§ 3. Mr. Robert Atkins
asked the Secretary of State for Northern Ireland if he will make a statement on the recent US air force purchase of Shorts' Sherpa aircraft.
§ The Minister of State, Northern Ireland Office (Mr. Adam Butler)
I am sure that the whole House will have shared in the general delight at Shorts winning this valuable order for 18 aircraft from the US air force. Most importantly in the Northern Ireland context, it should provide some 500 or 600 new jobs. The stringent standards applied by the American armed forces are well known and, therefore, their order is also a particularly notable endorsement of Shorts' production capability and expertise. I hope that the contract will pave the way for further orders from the American as well as from other air forces. I should also like to pay full tribute to the company's work force and management, whose record of performance and painstaking efforts have been essential to securing this order.
§ Mr. Atkins
Does my hon. Friend agree that this is enormously good news for the Province at this difficult 1162 time and is a great tribute to the quality of the design and production work force at Shorts in producing an aeroplane that the Americans are prepared to buy? That is particularly so in view of the rather unpleasant and partisan attitude of certain members of the United States Congress who tried to suggest that, for religious reasons, Shorts was unable to produce this aeroplane in the right manner. Does this not prove that British Aerospace as an industry is better than similar industries anywhere else in the world?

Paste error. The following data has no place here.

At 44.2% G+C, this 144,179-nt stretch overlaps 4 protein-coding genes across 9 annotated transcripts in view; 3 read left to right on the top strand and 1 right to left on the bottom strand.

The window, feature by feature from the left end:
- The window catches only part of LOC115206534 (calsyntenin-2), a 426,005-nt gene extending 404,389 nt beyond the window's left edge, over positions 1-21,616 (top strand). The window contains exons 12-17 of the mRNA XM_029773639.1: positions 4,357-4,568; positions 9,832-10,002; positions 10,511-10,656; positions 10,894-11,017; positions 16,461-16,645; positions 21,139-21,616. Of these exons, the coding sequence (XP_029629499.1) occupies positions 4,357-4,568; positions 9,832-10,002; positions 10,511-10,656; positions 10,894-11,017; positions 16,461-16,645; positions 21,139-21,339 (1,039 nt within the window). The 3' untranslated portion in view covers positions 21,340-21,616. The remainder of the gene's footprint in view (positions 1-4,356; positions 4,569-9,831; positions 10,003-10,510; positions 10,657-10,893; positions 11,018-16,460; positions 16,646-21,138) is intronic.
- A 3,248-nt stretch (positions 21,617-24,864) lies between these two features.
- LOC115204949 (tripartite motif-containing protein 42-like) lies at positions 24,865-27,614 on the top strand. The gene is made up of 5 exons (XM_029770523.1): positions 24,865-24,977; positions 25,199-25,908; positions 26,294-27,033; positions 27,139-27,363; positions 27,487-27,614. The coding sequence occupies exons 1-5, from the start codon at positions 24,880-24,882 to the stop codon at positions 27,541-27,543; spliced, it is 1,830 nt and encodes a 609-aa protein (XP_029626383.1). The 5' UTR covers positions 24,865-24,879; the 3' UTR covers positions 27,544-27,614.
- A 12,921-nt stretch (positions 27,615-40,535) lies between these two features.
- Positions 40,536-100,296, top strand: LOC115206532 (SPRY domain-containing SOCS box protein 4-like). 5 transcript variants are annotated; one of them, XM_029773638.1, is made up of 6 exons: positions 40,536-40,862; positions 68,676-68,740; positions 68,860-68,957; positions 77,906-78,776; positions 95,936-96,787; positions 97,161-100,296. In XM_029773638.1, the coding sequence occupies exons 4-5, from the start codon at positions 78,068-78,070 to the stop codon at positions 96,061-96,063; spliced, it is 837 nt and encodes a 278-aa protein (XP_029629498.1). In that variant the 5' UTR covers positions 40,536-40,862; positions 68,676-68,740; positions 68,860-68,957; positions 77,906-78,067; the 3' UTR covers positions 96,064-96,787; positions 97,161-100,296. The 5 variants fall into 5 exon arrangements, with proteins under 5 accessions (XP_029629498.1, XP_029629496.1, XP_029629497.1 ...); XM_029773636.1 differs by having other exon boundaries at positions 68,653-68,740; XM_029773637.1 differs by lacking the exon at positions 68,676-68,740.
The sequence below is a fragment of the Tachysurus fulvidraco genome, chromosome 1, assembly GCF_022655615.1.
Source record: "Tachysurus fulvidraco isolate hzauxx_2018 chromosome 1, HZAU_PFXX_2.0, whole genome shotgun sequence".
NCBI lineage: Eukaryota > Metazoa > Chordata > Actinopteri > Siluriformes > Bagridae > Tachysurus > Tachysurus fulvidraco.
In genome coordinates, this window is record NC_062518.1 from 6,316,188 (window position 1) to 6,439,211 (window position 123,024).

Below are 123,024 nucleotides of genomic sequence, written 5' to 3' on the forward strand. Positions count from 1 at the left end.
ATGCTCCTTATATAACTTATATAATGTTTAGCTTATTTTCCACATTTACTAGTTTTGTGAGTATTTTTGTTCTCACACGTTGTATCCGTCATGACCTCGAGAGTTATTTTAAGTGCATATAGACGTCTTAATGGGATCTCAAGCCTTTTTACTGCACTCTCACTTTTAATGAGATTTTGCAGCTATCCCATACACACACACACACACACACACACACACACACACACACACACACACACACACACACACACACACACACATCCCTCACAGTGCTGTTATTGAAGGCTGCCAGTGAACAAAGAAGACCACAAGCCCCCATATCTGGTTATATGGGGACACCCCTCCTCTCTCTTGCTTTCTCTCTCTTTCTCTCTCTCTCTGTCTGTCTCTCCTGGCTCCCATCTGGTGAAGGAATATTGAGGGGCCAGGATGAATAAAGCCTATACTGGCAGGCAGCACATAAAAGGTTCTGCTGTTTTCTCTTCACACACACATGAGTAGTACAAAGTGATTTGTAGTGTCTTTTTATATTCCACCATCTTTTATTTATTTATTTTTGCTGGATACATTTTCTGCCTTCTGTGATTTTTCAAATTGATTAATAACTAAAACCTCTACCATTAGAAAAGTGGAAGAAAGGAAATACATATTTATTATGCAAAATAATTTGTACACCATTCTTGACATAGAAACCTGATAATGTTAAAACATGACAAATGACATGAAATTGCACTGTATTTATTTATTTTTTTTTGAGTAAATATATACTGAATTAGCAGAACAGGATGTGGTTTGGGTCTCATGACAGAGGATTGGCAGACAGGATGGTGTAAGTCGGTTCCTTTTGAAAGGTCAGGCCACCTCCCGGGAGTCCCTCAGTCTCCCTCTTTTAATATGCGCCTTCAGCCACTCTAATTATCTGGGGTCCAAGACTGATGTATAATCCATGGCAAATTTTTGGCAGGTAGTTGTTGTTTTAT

§ Mr. Butler
I agree with all that my hon. Friend has said. It was most satisfying that the attack by the Irish national caucus was beaten off and that it was possible to demonstrate clearly that Shorts' recruitment procedures were non-discriminatory.
Mr. John David Taylor
I welcome the Minister's statement. How many new jobs will arise as a result of the contract? Will he assure the House that there will be no lowering of standards of new applicants for enrolment in that company and that there will be no positive discrimination against any coomunity in Northern Ireland?
§ Mr. Butler
There will be no positive discrimination or quotas. It is important that the recruitment procedures should be totally open and that fair opportunities are provided for all members of the community. I am confident that that will be done. The contract will mean that 500 or 600 new jobs will be provided. That is significant, because it represents about 0.5 per cent. of the total manufacturing work force in Northern Ireland.
§ Mr. Bill Walker
Does my hon. Friend agree that the order from the United States air force—we know how difficult it is to obtain orders from it—clearly shows that, when British companies manufacture the right products at the right price, there is always a market for those products?
§ Mr. Butler
The United States air force holds options for a larger number of these aircraft. Obviously, Shorts will be going out to win those as well, if possible.
§ Mr. Soley
The Opposition share in the pleasure about this order. The United States Government made a detailed check on Shorts fair employment activities and were pleased with what they found. Will the Minister assure the House that the British Government will be equally stringent in checking before giving orders to Northern Ireland companies?
§ Mr. Butler
I think that the hon. Gentleman is a little off course. Investigations were carried out by the Fair Employment Agency, which was set up not on behalf of the United States Government, but under the statute passed by Parliament in 1976. That agency operates throughout the Province and is free to act where it wishes in regard to any companies. I assure the House that the Government do everything possible to ensure that fair employment practices do operate.